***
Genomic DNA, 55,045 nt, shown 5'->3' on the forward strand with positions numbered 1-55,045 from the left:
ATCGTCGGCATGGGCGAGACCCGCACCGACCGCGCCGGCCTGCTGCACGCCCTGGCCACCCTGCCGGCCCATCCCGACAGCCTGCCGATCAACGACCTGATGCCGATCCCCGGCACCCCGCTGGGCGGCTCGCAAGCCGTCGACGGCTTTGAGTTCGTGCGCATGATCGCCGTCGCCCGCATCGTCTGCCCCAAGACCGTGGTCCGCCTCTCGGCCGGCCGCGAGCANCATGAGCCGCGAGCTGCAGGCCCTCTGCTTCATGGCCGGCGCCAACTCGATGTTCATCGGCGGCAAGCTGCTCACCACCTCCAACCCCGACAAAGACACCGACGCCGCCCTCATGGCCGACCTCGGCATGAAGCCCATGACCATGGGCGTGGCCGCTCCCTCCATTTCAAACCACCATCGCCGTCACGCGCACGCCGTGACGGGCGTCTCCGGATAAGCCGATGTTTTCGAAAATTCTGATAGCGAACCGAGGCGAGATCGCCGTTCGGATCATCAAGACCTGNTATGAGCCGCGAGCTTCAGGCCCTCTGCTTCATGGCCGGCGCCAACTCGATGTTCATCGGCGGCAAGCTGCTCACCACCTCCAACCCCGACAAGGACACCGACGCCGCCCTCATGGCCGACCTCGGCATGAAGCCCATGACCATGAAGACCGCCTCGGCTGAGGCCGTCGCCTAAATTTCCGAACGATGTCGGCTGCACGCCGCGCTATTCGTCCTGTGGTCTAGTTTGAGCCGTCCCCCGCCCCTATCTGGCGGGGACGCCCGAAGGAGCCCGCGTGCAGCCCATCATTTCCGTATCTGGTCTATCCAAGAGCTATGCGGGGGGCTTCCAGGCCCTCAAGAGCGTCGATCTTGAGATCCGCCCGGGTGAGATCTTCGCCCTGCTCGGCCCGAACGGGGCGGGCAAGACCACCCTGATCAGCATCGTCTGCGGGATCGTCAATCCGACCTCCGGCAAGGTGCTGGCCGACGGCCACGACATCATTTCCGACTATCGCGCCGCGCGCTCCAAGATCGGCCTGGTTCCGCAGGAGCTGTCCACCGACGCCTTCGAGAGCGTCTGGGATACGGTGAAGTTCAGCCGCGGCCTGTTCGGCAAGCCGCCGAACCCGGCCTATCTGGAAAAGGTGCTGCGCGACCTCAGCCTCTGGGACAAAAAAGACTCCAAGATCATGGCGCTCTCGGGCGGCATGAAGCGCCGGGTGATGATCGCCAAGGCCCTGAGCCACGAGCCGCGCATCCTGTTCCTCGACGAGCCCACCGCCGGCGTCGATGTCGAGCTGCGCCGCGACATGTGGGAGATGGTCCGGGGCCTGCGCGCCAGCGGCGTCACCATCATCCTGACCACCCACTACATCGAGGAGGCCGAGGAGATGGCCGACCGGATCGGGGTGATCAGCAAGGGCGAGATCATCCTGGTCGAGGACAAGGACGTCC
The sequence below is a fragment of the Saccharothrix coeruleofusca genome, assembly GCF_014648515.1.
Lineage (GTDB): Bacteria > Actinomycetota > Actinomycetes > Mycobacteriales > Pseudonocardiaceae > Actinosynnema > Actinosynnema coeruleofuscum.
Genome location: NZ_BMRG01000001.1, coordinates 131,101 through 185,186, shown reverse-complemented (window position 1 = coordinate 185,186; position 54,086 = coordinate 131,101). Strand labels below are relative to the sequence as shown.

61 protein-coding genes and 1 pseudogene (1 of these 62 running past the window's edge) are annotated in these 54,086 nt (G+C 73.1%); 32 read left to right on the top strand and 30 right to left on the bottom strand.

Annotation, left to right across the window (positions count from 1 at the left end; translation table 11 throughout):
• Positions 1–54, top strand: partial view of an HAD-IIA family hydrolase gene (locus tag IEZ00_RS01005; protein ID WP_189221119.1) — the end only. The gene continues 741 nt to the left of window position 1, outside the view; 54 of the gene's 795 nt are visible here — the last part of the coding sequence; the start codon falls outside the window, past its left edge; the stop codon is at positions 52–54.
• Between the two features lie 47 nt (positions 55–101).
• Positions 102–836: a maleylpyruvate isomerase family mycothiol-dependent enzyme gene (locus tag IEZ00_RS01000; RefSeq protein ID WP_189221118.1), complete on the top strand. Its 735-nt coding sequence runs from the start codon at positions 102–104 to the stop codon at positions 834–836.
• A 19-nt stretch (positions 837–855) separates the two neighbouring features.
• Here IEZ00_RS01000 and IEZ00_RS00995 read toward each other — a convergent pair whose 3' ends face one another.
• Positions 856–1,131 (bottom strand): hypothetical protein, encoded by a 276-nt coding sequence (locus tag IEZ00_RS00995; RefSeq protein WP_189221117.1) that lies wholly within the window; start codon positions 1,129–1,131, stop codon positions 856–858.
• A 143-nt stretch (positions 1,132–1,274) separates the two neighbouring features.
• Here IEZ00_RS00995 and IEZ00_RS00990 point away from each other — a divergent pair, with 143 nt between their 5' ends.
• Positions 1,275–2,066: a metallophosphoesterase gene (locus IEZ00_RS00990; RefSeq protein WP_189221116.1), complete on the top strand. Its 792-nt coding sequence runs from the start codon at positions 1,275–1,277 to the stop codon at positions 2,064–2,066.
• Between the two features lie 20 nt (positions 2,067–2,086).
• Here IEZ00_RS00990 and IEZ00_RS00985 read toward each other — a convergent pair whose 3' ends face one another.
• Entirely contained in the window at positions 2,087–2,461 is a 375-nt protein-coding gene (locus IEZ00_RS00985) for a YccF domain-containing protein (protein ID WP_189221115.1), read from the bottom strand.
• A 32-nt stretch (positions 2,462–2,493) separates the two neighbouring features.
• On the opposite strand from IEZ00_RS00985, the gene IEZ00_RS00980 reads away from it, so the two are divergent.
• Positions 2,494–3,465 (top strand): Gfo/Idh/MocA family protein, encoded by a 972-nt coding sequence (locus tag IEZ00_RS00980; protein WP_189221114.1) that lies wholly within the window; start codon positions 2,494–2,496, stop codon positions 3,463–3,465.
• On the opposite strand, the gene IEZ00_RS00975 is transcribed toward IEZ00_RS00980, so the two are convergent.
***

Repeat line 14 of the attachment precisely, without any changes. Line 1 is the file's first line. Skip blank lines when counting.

• A 143-nt stretch (positions 1,132–1,274) separates the two neighbouring features.